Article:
SIOUX FALLS, S.D. (KELO) — At the time of writing this sentence, it is 85°F in Sioux Falls. While that makes for a beautifully warm and sunny day on land, below water is another story.

Across South Dakota, temperatures in rivers and lakes have yet to reach safe swimming temperatures.

Using sites such as lakemonster, we can see that lakes across the state are hovering in the 40s, 50s and 60s. Likewise, the National Weather Service tracks water temperatures along the Missouri, where we can see it sits at 41°F at its coldest point in South Dakota currently, and just 61°F at the highest.

When it comes to water temperatures, too cold may actually be warmer than you think, according to Thayne Munce, Sanford Research assistant scientist. “You lose heat through water much more rapidly than you would in air,” he said.

What this means is that even water temperatures in the 60s can be cause for concern, with rapid loss of body heat.

Munce says that the time you spend in the water can be more important than the actual temperature, noting ‘polar plunge’ type events as examples that brief dips in cold water can be relatively harmless. “But if you stay in 50° water for an extended period of time, you put your life at risk,” he said.

If you were to take a plunge into water that’s in the 50-60° range, Munce said you may experience an immediate cold-shock response. “You’re gasping for air; you’re gonna be hyperventilating,” he noted, adding that this could induce panic in some.

While water in the 50s and 60s is cold, Munce says you likely wouldn’t succumb to cold immediately, but spending longer in the water could lead to greater issues.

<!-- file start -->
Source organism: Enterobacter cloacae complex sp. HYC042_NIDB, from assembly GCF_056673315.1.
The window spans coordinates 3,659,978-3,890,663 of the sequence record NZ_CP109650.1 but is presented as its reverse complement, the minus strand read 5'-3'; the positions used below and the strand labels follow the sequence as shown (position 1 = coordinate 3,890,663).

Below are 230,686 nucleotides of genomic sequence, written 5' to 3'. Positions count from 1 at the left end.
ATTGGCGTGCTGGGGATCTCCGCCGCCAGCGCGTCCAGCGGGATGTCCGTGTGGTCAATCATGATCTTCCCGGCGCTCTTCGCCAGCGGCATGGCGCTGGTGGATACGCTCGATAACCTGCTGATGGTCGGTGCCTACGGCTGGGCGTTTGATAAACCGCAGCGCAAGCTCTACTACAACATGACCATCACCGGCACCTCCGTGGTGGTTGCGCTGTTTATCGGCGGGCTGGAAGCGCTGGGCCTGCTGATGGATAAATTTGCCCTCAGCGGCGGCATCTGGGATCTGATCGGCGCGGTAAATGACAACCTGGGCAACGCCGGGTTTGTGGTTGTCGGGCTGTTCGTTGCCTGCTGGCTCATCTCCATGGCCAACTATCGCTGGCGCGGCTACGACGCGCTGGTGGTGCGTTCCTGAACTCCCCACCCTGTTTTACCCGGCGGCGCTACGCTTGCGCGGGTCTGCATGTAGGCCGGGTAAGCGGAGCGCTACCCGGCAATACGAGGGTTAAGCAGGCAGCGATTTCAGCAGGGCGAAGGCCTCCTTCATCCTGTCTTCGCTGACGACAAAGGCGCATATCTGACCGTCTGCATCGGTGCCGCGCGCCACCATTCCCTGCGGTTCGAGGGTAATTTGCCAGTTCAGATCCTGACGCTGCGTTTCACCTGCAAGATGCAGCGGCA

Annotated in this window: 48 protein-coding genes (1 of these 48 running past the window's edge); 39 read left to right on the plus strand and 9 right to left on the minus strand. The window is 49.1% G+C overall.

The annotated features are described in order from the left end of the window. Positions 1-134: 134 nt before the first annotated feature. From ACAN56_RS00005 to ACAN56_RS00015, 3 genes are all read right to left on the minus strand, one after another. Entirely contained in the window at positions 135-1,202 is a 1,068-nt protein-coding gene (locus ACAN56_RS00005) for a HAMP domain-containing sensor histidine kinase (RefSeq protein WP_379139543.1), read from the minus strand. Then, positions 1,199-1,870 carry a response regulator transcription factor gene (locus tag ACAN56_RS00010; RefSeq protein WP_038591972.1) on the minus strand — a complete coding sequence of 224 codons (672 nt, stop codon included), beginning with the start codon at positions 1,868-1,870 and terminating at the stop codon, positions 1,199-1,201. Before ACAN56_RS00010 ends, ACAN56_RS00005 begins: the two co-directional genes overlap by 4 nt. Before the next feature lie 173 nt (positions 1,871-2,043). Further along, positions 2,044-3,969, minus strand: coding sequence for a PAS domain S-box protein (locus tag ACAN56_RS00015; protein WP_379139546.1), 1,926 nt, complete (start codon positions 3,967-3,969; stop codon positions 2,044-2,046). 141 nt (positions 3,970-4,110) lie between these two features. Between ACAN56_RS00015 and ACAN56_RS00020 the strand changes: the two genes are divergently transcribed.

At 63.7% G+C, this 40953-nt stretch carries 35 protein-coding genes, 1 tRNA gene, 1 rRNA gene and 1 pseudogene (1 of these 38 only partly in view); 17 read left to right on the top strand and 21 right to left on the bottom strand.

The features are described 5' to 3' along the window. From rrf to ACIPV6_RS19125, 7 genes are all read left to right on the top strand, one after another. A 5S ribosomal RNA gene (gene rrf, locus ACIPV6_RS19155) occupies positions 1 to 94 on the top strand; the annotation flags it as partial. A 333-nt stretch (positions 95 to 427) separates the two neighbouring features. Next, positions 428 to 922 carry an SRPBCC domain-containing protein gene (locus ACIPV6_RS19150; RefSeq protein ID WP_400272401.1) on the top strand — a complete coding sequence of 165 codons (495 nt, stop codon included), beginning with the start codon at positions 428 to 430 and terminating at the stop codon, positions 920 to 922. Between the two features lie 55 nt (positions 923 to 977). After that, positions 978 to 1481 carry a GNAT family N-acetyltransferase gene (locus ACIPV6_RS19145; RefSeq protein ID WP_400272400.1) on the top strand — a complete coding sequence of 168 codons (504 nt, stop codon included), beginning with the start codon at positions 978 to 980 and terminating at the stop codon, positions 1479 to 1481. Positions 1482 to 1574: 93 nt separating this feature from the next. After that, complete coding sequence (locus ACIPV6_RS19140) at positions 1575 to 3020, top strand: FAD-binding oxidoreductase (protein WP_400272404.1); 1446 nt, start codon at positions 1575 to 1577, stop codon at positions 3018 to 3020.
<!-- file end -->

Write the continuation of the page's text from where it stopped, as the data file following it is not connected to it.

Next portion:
Long term exposure to colder waters can result in hypothermia. “You can lose consciousness and die, but before that happens muscles are going to start to deteriorate — so in a situation where you may need to swim yourself to safety, you can be compromised,” Munce said.

While something like hypothermia and its ensuing symptoms may not occur immediately, Munce said it could occur within a timeframe of about half-an-hour to an hour or more depending on the person.

One sign that the water your swimming in may be too cold is that it feels too cold. “That’s a key indicator,” said Munce, adding that we’ve likely all had the experience of jumping into a pool and feeling like the water is ice cold, though in those situations, you general get acclimatize pretty quickly.

“If you’re not getting that — if you’re in the water for 30 second or a minute and you begin to shiver — that’s a pretty good indicator.”

So when is it safe to swim? Munce mentioned 70°F as the point at which temperatures below that mark can be dangerous, though he noted that even 70° will likely not be comfortable to swim in, “but below that, you’re going to see some rapid heat loss from the body,” he said.

While there is little risk, temperature wise, to things like wading in the water or dipping your feet, Munce advises never swimming in open water alone. “Have a buddy with you,” he said, noting that it’s not just temperature, but things like cramps and other factors that could make it suddenly difficult for you to swim.

In addition to pairing up, you should also have a floatation device present and understand your limitations, both in terms of your swimming ability and the temperatures that you’re used to swimming in.

“Use common sense, be smart, use the buddy system, know your limitations, be aware of your surroundings,” Munce said.